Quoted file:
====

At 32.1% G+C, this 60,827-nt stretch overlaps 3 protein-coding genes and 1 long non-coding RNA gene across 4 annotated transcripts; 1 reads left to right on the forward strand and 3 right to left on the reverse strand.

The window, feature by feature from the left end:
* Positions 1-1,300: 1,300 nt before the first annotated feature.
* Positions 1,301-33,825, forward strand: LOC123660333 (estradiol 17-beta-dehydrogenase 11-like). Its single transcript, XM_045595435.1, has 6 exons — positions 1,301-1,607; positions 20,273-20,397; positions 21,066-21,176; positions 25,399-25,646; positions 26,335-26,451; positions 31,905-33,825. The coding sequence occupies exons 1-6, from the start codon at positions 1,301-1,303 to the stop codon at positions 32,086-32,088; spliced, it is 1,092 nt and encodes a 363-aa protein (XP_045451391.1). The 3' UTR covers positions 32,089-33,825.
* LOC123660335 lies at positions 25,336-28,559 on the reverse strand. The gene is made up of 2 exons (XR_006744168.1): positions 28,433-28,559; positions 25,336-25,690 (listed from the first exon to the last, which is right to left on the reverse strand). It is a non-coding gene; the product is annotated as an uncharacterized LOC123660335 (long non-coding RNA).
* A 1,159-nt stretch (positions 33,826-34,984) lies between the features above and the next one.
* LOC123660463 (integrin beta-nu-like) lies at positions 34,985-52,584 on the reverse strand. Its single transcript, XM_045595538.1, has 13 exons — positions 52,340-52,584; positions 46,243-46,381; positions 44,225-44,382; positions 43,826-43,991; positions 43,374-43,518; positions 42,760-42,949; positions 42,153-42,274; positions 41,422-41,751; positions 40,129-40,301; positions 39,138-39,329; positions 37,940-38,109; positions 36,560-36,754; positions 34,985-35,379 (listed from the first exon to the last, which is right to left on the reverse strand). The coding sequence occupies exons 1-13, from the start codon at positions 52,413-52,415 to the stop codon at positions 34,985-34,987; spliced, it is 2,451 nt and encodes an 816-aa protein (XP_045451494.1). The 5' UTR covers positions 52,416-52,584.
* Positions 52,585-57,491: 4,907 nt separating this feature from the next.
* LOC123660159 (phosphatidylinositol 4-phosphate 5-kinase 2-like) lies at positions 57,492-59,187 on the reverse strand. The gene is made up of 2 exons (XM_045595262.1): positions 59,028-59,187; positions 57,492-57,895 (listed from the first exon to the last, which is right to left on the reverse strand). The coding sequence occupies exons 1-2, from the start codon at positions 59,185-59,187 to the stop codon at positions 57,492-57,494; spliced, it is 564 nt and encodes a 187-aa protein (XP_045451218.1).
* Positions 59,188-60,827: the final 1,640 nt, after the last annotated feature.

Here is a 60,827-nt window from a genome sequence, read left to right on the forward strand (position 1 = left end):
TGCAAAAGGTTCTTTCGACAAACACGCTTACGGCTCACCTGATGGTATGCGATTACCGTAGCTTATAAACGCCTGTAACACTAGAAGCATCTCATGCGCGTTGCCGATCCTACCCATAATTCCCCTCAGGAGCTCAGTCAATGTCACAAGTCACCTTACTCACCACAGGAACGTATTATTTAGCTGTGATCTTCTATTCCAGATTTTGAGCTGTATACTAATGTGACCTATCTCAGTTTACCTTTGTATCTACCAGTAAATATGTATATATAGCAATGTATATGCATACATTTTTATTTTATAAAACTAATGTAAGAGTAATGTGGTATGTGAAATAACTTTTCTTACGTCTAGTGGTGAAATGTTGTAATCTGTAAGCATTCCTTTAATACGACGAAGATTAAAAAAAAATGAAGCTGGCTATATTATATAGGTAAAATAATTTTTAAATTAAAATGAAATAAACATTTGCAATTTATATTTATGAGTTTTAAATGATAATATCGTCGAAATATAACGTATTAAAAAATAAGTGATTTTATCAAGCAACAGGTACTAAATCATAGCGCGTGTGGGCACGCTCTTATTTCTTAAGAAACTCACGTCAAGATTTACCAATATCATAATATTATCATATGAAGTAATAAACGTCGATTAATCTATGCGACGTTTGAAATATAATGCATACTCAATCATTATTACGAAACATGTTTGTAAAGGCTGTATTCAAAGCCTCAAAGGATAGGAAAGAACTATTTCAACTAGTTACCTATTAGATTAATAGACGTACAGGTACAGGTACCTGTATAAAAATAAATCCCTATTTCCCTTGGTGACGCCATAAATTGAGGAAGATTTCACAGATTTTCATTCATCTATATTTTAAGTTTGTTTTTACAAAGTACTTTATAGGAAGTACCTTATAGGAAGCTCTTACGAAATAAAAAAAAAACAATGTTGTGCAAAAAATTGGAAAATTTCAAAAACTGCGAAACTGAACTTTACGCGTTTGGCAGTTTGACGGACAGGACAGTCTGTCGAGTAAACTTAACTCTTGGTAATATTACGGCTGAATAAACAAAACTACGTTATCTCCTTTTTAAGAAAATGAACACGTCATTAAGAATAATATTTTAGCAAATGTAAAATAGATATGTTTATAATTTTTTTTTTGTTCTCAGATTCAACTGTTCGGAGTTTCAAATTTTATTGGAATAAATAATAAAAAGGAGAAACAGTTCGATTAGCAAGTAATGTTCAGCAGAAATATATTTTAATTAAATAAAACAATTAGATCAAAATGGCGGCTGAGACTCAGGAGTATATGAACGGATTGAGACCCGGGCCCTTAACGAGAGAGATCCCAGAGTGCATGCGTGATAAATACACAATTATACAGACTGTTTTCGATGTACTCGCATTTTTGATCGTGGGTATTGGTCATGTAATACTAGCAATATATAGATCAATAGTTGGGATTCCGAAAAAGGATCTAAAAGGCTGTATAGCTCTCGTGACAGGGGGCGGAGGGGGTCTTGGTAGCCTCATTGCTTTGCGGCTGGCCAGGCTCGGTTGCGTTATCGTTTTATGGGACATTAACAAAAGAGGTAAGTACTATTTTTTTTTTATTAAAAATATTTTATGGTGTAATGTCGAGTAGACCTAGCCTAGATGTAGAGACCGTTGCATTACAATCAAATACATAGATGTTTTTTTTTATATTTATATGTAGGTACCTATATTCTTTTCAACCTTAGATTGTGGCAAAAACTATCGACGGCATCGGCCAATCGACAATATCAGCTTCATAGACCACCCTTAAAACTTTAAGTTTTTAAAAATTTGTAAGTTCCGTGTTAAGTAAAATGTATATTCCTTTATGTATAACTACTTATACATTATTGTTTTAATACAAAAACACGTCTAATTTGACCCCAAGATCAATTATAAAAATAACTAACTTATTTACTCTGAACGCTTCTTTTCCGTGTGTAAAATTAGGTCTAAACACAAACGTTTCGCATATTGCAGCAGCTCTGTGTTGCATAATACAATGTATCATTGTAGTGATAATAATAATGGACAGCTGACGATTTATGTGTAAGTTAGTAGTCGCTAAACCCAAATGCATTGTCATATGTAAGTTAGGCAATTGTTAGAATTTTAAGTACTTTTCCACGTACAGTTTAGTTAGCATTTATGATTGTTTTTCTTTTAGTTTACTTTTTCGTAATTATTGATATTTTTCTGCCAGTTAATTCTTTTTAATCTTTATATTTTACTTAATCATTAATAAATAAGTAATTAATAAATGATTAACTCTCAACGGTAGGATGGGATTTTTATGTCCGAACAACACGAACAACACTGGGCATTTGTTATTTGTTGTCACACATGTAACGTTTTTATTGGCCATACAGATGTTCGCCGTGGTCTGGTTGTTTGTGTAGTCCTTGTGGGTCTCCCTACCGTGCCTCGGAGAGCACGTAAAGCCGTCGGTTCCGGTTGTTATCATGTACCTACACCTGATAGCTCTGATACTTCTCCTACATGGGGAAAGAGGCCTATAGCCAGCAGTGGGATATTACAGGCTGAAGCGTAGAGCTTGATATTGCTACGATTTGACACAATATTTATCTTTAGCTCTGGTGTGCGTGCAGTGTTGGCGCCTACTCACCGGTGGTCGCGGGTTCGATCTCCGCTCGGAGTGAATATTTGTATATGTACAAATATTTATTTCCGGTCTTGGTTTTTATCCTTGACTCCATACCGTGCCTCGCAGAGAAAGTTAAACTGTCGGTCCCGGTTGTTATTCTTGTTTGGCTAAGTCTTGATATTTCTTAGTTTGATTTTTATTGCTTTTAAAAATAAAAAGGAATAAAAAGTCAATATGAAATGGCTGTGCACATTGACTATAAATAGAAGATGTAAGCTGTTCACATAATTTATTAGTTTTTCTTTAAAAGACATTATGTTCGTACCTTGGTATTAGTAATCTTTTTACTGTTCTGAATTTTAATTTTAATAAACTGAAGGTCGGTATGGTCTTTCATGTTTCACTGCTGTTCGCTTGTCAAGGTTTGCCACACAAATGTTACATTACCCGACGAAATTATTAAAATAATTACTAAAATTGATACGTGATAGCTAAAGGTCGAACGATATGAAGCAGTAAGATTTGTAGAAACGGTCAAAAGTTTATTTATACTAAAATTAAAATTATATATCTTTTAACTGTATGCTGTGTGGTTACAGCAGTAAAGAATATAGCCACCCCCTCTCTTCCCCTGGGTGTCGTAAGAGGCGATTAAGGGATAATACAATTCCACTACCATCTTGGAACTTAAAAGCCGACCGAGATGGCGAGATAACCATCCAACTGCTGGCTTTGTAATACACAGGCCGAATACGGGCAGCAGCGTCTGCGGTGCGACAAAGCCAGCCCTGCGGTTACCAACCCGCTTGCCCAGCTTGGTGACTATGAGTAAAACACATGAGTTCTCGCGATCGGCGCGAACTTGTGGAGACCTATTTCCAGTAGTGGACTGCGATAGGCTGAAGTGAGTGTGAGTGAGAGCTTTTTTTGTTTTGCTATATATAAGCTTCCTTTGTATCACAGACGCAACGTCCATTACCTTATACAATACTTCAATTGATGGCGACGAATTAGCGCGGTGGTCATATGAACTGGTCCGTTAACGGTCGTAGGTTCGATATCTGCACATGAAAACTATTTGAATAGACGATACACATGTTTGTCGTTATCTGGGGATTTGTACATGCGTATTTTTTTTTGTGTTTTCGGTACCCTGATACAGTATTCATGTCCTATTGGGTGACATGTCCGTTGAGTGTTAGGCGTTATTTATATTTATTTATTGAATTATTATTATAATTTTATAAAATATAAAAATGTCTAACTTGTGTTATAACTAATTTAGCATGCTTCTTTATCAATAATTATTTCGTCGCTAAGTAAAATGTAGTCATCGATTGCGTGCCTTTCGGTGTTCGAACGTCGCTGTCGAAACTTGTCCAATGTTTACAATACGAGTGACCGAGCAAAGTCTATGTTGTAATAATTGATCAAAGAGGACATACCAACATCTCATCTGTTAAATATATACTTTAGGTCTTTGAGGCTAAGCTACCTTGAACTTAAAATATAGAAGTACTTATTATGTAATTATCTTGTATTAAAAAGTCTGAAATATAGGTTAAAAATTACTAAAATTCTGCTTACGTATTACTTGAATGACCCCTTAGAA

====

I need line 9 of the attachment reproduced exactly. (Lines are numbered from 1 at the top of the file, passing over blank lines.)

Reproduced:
* LOC123660159 (phosphatidylinositol 4-phosphate 5-kinase 2-like) lies at positions 57,492-59,187 on the reverse strand. The gene is made up of 2 exons (XM_045595262.1): positions 59,028-59,187; positions 57,492-57,895 (listed from the first exon to the last, which is right to left on the reverse strand). The coding sequence occupies exons 1-2, from the start codon at positions 59,185-59,187 to the stop codon at positions 57,492-57,494; spliced, it is 564 nt and encodes a 187-aa protein (XP_045451218.1).